Petrol prices are 20c a litre higher than they should be given the fall in crude oil prices, according to AMP chief economist Shane Oliver.

The average price was around $1.30 a litre on Monday, when it should be around $1.10 a litre, Mr Oliver said.

The inflated pump price has added about $14 to the cost of filling a typical family sedan, he said.

Mr Oliver has analysed the price of crude oil and pump prices since 2000 and seen a major disparity in recent weeks.

“Based on the normal relationship between the level of the Asian Tapis oil price in Australian dollars and average Australian petrol prices, petrol prices should be running around $1.10 a litre right now,’’ he said.

“When oil prices fell earlier this year competition pushed pump prices to around $1 a litre but now it seems competition is out of the market.

“You can’t justify current pump prices given the price of Tapis oil and the value of the Australian dollar.’’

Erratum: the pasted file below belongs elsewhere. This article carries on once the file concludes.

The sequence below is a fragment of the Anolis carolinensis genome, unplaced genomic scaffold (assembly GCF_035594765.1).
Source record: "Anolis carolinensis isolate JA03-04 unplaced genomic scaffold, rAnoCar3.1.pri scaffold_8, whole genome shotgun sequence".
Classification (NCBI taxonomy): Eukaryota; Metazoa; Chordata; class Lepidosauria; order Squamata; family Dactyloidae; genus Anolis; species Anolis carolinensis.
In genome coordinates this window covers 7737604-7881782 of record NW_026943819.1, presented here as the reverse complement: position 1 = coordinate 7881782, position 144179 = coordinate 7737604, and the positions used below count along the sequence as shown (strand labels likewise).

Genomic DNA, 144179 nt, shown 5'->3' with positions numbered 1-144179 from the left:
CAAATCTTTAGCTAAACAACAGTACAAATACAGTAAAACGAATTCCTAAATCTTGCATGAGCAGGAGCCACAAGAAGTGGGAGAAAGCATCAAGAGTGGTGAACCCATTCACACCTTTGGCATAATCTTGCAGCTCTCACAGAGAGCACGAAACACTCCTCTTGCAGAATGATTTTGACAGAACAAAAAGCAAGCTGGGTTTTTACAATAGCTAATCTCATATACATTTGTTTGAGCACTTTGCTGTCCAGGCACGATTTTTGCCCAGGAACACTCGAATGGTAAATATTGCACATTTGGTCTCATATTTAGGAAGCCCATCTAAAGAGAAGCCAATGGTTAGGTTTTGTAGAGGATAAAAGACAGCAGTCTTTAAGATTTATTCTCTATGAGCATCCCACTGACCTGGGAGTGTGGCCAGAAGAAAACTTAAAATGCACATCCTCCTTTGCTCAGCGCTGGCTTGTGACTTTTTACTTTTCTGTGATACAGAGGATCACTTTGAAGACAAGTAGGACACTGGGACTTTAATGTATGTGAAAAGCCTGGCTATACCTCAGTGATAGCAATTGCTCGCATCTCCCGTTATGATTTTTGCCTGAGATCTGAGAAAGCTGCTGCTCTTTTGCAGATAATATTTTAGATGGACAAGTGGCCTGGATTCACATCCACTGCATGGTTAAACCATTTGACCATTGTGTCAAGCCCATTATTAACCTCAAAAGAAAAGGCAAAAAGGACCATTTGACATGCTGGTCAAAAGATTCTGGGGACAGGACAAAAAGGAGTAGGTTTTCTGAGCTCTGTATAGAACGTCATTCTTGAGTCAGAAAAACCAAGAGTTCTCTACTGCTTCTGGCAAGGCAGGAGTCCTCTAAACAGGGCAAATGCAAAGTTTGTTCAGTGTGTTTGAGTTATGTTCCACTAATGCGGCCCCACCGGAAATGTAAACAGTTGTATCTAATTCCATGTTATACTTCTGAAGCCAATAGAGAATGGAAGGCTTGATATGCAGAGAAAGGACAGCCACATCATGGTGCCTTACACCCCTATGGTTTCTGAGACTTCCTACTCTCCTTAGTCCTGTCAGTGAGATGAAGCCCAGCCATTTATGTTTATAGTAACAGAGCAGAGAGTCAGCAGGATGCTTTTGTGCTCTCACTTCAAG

Mr Oliver said Tapis oil prices — which are the benchmark for Australian petrol prices — have fallen from around $US64 a barrel to US$55 a barrel since February but the savings were not being passed on at the pump.

He said refineries were making little money when prices were around $1 a litre in January but now “have gone from one extreme to another’’.

“I hope an independent retailer will see an opportunity to import cheaper fuel and push prices down,’’ he said.

“Remember world oil prices are still 50 per cent down on what they were a year ago but $1.30 a litre is not much off the high point pump prices were at back then.’’

RAA senior analyst Chris West said refining profit margins had risen and Adelaide’s pump prices had been at the higher end of the price cycle for longer than usual during the past couple of price cycles.

“Back in January refineries were making no money off a barrel of oil but now they are making $19 a barrel … which adds 12c to the pump price,’’ Mr West said.

“Our petrol prices are falling and I would expect them to keep falling to around the wholesale price (of $1.18).’’

Mr West expects prices will keep falling in the lead up to and during the Easter holidays as part of the typical price cycle.

“We will be keeping an eye on these prices,’’ he said.

Extracted in full from